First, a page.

June was another good sales month. We’ve had a good first half, and a great six-year run-up.
But expect to start seeing some separation among competitors. As sales growth slows, margins thin a bit and rivals eye each other’s customers, we’ll find out which businesses are fundamentally stronger.
June U.S. light-vehicle sales rose 3.9 percent, and three forecasters have bumped their 2015 outlooks to more than 17 million. Let’s say we sell 17.1 million vehicles by year end and extend a winning steak unmatched since the 1920s.
Growth is still slowing.
After 2009, U.S. light-vehicle sales increased more than 1 million units for four straight years. And in 2014, they climbed 900,000.
This year, the pace is down to half a million.
As a teen, I loved canoe trips down Michigan’s Pine River. When the current carried us, we only paddled to avoid sandbars and snags. Everybody stayed together. But in still water, those with fundamentally sound J-strokes pulled away from the landlubbers.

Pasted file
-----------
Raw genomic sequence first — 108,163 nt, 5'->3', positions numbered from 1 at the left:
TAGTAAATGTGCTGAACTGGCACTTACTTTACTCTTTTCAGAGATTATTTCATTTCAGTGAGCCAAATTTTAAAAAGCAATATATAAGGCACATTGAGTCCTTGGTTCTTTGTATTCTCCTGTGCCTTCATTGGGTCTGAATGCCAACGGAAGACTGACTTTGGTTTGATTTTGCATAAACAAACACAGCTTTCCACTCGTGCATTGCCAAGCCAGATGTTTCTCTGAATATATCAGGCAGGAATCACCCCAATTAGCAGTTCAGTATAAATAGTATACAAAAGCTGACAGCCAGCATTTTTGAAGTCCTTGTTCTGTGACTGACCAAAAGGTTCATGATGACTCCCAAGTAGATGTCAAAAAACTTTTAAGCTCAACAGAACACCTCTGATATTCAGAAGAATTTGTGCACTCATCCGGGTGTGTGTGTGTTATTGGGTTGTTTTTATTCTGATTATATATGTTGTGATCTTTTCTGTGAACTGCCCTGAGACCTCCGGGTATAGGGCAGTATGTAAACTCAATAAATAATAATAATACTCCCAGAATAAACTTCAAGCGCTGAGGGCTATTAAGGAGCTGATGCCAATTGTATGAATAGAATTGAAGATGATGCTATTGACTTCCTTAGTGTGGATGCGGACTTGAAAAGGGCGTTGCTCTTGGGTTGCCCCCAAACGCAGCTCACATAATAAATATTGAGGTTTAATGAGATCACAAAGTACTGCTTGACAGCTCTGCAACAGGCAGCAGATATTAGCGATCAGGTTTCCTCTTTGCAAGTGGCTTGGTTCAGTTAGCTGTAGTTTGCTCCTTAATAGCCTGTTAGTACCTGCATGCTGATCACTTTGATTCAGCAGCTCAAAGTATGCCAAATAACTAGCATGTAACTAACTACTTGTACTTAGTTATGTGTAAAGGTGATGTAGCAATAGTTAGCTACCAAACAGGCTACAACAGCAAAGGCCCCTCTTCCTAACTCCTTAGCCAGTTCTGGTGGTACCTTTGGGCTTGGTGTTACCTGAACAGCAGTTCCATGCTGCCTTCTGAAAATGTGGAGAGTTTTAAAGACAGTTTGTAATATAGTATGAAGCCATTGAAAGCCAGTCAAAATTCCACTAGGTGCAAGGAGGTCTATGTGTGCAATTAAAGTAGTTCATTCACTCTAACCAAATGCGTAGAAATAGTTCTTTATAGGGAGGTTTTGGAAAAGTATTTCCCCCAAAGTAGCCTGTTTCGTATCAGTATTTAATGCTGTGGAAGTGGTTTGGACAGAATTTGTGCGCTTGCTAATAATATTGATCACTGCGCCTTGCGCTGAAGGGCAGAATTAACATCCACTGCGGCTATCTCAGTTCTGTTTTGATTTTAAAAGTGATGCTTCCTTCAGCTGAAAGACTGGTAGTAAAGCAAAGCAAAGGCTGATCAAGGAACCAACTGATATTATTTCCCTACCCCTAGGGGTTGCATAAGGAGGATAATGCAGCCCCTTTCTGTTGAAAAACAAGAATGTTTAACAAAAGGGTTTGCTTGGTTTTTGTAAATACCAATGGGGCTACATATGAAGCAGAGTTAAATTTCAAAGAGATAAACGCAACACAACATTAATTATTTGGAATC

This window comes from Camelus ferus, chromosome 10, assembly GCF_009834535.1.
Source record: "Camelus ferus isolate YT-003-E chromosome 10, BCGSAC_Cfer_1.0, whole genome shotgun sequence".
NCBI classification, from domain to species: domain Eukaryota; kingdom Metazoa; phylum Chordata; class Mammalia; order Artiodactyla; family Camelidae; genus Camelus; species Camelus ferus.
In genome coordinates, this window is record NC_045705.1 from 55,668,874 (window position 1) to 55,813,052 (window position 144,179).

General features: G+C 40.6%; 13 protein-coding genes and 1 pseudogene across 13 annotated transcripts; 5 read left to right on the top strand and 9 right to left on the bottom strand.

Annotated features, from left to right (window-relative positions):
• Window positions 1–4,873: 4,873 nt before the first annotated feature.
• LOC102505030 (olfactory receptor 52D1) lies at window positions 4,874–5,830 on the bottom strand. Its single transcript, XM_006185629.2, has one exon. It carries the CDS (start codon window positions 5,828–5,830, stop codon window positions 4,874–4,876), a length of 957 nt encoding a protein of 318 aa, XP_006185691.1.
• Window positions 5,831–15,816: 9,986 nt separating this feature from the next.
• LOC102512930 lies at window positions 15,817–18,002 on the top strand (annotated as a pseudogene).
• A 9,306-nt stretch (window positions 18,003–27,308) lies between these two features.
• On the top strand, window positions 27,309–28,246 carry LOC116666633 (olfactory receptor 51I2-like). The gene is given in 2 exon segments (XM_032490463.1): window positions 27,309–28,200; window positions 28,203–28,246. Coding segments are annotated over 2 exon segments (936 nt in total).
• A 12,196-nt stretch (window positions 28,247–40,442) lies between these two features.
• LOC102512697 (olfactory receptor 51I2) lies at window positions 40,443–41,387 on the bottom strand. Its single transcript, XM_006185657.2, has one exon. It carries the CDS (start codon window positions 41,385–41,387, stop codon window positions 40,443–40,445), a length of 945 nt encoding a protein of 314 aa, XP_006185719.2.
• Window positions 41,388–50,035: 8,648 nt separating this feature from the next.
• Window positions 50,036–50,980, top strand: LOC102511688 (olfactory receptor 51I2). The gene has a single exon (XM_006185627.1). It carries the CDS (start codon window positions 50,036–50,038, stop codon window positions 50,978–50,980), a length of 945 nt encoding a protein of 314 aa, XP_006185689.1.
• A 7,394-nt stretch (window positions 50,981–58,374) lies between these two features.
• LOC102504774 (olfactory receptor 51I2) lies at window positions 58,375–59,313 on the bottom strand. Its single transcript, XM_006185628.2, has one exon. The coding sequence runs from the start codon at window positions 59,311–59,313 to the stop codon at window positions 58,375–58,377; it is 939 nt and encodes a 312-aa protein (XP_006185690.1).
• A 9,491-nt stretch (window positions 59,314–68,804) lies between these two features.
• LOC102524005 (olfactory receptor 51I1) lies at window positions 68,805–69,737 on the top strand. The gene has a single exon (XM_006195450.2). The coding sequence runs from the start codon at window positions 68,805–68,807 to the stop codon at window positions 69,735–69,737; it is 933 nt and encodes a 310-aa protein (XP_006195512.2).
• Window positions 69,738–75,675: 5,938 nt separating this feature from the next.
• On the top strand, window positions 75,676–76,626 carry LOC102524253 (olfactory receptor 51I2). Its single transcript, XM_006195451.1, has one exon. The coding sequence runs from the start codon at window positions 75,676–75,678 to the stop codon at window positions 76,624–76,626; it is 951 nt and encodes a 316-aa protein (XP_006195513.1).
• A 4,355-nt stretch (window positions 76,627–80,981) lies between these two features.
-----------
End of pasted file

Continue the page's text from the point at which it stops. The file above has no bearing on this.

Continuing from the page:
In the car biz, we’ve still got a trickle of current with us. But up ahead -- whether it’s 2016 or maybe 2017 -- we can see that big, flat lake where we’re on our own.
So now’s a good time for some self-assessment.
Dealers can reflect on the state of their stores, depth of management and talent, and community involvement.
Automakers can consider manufacturing efficiency, and their product lineup, development and cadence. How many incentives must be piled on to move the iron?
And everybody can ponder debt. When times were good, was debt paid down or piled up?
Sure, the car biz is tougher than floating down a river. But it’s about effort. When the current carried us, did we practice paddling? Or kick back with a beer?